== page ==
4. Sammy Guevara – Rampage #21

It’s frustrating that just minutes before losing his TNT Title, Sammy Guevara brought his personality back to the fore. Guevara was great here honestly, with his less than pure babyface slant working considering the circumstances. Moving into 2022 without the workhorse title around his waist, Guevara needs to make moments like this the norm, a reminder of his initial success.

5. Miro – Rampage #21

You know the story by now folks, it’s Miro, in a pre-tape. The most reliable hit in AEW, even in purgatory.

Squashes to See

Good television wrestling needs many ingredients, but it never forgets the squash matches. Here are the week’s three funniest showcase bouts.

  1. Hook vs. Bear Bronson – Rampage #21

The ultimate Christmas gift, this was simply incredible. The match graphic alone got me fired up and indeed, this more than delivered. Hook launched big Bear Bronson around, still maintaining that extraordinary presence along the way and just further building on the already immense hype. Seriously, the potential is palpable but even as is, what a star!

2. Wardlow vs. Shawn Dean – Dynamite #116

You know the deal by now folks…or you should at least, I’ve wrote it enough times, especially recently. This is WAR, and things of that nature.

3. Red Velvet vs. Madi Wrenkowski – Dark Elevation #42

Maybe a slightly unconventional pick here, but I just loved this performance from Red Velvet. Everything looked good and had a snap to it, showcasing the kind of polish that frankly, hasn’t always been present in Velvet’s work. Neat squash match, even if obviously different from the candidates above.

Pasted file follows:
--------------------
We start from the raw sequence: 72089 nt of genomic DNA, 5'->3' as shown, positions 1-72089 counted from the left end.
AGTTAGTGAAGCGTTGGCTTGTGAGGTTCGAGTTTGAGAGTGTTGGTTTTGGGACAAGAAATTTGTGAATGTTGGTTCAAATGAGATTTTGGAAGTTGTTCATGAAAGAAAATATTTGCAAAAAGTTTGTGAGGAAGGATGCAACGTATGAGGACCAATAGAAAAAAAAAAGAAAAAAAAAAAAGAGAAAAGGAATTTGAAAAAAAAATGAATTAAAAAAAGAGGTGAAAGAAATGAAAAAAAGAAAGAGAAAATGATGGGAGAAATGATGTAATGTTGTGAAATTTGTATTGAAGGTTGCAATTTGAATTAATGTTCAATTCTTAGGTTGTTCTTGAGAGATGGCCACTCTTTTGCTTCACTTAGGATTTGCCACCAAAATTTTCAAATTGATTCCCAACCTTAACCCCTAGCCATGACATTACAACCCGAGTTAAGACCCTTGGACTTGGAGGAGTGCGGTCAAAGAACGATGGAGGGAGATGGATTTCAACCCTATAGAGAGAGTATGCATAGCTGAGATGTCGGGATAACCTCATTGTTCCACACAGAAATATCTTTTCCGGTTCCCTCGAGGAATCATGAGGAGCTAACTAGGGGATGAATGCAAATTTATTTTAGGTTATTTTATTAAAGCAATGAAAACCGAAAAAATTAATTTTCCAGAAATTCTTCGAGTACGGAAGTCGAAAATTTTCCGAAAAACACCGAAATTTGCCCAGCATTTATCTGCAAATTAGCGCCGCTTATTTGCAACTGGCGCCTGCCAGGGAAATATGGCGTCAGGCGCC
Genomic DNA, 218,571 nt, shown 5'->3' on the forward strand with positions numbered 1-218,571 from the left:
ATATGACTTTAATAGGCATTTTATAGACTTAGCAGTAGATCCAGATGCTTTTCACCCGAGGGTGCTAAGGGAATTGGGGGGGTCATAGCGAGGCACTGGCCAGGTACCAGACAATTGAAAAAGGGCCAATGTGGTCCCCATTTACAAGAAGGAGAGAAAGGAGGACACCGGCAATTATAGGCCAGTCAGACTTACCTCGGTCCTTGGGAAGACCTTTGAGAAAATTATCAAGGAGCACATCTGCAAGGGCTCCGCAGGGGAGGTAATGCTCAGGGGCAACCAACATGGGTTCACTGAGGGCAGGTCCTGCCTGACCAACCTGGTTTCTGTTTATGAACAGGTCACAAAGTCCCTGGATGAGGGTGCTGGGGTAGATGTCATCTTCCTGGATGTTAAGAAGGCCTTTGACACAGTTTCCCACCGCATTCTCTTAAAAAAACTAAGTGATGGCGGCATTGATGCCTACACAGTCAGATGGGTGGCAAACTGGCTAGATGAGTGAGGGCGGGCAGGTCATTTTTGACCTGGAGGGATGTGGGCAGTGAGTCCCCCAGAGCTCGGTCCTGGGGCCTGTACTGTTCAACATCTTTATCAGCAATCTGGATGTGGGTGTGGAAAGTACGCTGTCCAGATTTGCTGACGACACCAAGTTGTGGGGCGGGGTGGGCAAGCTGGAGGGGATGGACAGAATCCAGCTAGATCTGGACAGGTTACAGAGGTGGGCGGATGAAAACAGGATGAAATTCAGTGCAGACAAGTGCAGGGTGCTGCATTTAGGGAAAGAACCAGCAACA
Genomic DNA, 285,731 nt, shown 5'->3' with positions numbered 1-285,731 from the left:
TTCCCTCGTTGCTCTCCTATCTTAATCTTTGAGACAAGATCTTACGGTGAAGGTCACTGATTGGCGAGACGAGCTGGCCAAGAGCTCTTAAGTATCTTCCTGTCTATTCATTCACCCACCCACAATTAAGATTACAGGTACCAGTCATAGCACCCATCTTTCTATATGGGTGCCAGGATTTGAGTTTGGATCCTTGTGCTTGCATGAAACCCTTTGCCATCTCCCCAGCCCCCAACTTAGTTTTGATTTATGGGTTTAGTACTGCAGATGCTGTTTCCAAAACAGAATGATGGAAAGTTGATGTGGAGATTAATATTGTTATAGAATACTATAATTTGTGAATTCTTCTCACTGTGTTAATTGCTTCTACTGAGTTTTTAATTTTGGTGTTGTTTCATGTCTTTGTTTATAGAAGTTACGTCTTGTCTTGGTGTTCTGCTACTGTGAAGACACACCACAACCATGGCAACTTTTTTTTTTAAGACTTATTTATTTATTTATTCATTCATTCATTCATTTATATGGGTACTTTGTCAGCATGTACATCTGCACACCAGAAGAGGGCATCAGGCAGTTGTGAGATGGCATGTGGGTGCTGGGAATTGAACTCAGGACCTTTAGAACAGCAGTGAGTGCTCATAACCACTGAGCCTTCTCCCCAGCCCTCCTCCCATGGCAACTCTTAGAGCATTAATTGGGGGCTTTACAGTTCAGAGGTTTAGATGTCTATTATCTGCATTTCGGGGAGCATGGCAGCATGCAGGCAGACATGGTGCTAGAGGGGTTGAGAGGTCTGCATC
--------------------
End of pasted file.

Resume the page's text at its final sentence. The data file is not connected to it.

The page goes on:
The Fleet Five

Our third and final A-category, The Fleet Five is simple, the promotion’s five best performers of that particular week. All the above decides this, so it’s a big one.

  1. Sting

Just the latest triumph in Sting’s remarkable AEW stint, this may have been his finest outing yet. At 62, Sting is again extending his legacy, performing admirably and somehow stealing the show in a star-studded trios match. This was an easy choice honestly, pushing Sting up even further on any self-respecting fan’s Fleet 50 ballot. Over thirty years after breaking out in that very building, Sting remains iconic, an absolute legend.

2. Kyle O’Reilly

Though he didn’t work a match or cut a promo, this was a big week for Kyle O’Reilly. Only weeks removed from his final match in NXT, O’Reilly made a major impact on arrival, setting the stage for a blockbuster trios main event to close out 2021. O’Reilly immediately feels at home in AEW, reprising a role that brought him great success on the other channel.

3. FTR

I’m sorry, but I refuse to split these two after Wednesday. Of course, Dax Harwood was as brilliant as ever, even getting busted open as he went toe to toe with CM Punk. Cash Wheeler belongs alongside Harwood in regards to glowing praise though, bumping around wildly as together, FTR produced an absolute masterclass. This is an all-time great tag team, and performances like this only make that more obvious.